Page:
signal intensity, consistent with a small T 1 effect, even with our initial weighting (see Fig. 1a and Fig. 2). Subsequently, however, there is residual elevation of DR2 values following sequential bolus contrast injections, corresponding to a net decrease in actual signal intensity below precontrast baseline. Therefore, significant persistent susceptibility effects beyond the first pass of contrast agent remains the most likely explanation for these data. Such effects seem to dominate any further T 1 effects, if present. In addition, besides lack of direct evidence for significant T 1 effects, pharmacokinetic evidence favors residual susceptibility effects. We previously observed that these residual effects persist at for least 2 h but resolve within 4 h following an initial dose of contrast, a time period that closely parallels the elimination half-life of gadoteridol (1.57 h) (3, 10). However, the precise etiology of the residual susceptibility effects, such as possible transient intravascular pooling or endothelial adherence, nonlinearity of contrast concentration, and DR2 , remains unclear. An alternative hypothesis, a direct effect of bolus injection of MR contrast agents on cerebral hemodynamics, seems particularly unlikely in light of recent evidence showing lack of any such effect in rats receiving doses of gadopentetate dimeglumine compared to those used in our study (11). The most important implication of residual susceptibility effects is their impairment of sequential CBV measurements. Recognition of these effects are critical in that they partially violate the inert intravascular tracer requirement of tracer kinetic theory upon which analysis of first-pass experiments is based. However, a presaturation dose of contrast agent prior to a baseline measurement, as we have previously demonstrated, provides an acceptable solution to the problem of these residual effects interfering with repeated CBV measurements in activation studies. The alternative solution of attempting to correct DSC data after the fact is less attractive in view of the lack of significant T 1 effects. In summary, residual contrast agent effects were seen over a wide range of T 1 weighting, and do not appear to be attenuated in experiments with a minimal degree of T 1 weighting. This implies that these effects are not primarily T 1-related, but rather reflect persistent susceptibility effects. Accounting for such effects is important when performing sequential bolus DSC experiments, which extend the utility of this technique for finding changes in relative CBV associated with activation.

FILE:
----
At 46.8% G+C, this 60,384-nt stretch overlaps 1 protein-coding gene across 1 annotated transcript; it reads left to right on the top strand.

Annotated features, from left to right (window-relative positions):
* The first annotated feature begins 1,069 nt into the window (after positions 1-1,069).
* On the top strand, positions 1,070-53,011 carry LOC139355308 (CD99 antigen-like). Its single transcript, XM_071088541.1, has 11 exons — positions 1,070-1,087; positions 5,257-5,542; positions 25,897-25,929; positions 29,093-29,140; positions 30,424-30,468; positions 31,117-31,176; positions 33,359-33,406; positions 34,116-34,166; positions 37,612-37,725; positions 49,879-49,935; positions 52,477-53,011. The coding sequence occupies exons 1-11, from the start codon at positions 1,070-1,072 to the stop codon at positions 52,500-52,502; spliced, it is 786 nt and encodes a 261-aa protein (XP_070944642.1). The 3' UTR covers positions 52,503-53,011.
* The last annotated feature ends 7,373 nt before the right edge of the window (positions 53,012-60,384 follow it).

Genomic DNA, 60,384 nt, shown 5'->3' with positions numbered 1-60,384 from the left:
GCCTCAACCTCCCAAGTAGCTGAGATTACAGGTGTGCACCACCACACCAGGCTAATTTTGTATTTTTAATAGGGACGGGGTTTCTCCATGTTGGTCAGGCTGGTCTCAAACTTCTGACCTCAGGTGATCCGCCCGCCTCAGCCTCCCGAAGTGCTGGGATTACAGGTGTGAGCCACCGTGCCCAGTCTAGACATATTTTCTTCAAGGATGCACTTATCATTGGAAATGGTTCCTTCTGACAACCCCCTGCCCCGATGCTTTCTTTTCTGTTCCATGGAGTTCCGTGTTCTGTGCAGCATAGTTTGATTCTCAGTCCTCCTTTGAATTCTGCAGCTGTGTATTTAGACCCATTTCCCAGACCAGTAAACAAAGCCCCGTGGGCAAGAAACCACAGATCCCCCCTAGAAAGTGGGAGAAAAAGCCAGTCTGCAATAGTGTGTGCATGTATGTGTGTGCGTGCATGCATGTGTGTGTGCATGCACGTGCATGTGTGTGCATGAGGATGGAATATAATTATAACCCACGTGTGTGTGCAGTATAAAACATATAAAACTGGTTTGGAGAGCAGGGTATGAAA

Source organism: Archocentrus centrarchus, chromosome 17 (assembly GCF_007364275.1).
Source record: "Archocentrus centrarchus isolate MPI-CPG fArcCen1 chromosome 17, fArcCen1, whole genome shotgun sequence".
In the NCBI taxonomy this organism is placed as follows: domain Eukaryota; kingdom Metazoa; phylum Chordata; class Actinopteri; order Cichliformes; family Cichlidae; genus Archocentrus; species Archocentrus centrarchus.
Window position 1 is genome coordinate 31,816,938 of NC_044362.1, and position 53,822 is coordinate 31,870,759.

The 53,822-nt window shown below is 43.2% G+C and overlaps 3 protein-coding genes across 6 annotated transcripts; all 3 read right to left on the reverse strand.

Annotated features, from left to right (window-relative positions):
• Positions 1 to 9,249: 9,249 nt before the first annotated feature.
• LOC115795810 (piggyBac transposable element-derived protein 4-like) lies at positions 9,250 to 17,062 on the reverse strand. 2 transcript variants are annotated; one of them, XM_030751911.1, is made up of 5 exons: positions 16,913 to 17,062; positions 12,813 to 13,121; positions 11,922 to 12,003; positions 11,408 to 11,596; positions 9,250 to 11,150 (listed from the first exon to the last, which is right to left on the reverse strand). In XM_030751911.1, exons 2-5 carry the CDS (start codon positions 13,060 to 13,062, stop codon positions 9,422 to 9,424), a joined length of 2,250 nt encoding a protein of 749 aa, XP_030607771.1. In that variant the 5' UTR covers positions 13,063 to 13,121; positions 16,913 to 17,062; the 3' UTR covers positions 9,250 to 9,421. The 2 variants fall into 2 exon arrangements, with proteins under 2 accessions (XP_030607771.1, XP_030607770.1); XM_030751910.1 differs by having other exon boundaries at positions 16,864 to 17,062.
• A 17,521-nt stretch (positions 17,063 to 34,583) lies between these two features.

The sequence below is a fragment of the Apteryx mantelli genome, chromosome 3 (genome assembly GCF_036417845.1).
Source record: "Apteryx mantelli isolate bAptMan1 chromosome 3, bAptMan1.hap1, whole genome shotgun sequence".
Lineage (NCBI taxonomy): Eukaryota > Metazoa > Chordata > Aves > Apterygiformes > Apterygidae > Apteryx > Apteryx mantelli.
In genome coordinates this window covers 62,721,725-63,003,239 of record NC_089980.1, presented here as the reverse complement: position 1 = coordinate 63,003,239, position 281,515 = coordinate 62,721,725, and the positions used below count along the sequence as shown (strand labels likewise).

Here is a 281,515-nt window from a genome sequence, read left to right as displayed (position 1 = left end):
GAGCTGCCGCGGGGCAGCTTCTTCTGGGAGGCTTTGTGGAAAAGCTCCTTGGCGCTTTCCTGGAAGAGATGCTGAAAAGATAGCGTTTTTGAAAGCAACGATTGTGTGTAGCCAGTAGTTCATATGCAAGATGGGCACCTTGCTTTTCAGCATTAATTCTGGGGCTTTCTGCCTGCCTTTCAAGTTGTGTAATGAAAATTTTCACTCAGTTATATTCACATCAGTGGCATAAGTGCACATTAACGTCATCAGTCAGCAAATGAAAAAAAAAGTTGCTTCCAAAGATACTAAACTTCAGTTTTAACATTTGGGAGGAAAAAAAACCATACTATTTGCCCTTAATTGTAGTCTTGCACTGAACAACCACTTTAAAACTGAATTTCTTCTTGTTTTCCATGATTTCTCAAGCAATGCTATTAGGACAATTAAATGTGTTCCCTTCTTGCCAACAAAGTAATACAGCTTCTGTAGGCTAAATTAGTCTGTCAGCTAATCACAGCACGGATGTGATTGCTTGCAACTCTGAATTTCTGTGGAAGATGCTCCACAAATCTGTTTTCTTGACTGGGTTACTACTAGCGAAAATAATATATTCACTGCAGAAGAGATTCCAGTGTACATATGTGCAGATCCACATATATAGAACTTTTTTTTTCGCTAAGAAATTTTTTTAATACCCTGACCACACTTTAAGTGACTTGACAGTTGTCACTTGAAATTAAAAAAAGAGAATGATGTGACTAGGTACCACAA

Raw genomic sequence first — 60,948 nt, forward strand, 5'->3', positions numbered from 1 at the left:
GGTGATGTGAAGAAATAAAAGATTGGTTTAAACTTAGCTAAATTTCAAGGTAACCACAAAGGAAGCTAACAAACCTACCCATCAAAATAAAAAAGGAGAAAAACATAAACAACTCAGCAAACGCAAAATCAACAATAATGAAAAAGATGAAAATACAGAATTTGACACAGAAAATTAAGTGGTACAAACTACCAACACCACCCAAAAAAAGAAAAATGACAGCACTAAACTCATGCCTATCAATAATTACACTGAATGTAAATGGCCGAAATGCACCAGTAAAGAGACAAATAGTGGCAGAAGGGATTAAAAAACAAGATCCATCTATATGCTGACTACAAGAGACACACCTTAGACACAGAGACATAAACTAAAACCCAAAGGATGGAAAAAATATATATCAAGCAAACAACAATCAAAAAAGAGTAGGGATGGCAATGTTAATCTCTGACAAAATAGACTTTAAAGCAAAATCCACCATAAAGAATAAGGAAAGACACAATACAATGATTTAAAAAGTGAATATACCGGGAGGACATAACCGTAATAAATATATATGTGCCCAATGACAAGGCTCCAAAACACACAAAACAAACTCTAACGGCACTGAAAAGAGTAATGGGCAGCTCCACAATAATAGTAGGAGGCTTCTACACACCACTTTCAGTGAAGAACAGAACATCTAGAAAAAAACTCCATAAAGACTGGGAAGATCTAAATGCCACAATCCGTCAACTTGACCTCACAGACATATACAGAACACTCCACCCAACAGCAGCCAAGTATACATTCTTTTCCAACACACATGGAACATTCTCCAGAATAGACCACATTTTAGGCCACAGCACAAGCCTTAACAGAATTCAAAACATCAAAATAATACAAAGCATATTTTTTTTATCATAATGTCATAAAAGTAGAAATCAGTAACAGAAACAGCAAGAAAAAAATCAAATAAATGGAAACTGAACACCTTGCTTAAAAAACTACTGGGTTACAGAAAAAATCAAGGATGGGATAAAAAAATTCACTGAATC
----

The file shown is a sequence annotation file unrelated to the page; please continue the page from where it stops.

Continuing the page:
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ACKNOWLEDGMENTS A preliminary account of this work was presented at the 4th Annual Meeting of the International Society on Magnetic Resonance in Medicine, 1996, New York, and was funded, in part, by Grants DA09448 and DA00297, National Institute on Drug Abuse. The authors thank Anne Smith, RTR and Eileen Connolly, RTR for their expert technical assistance.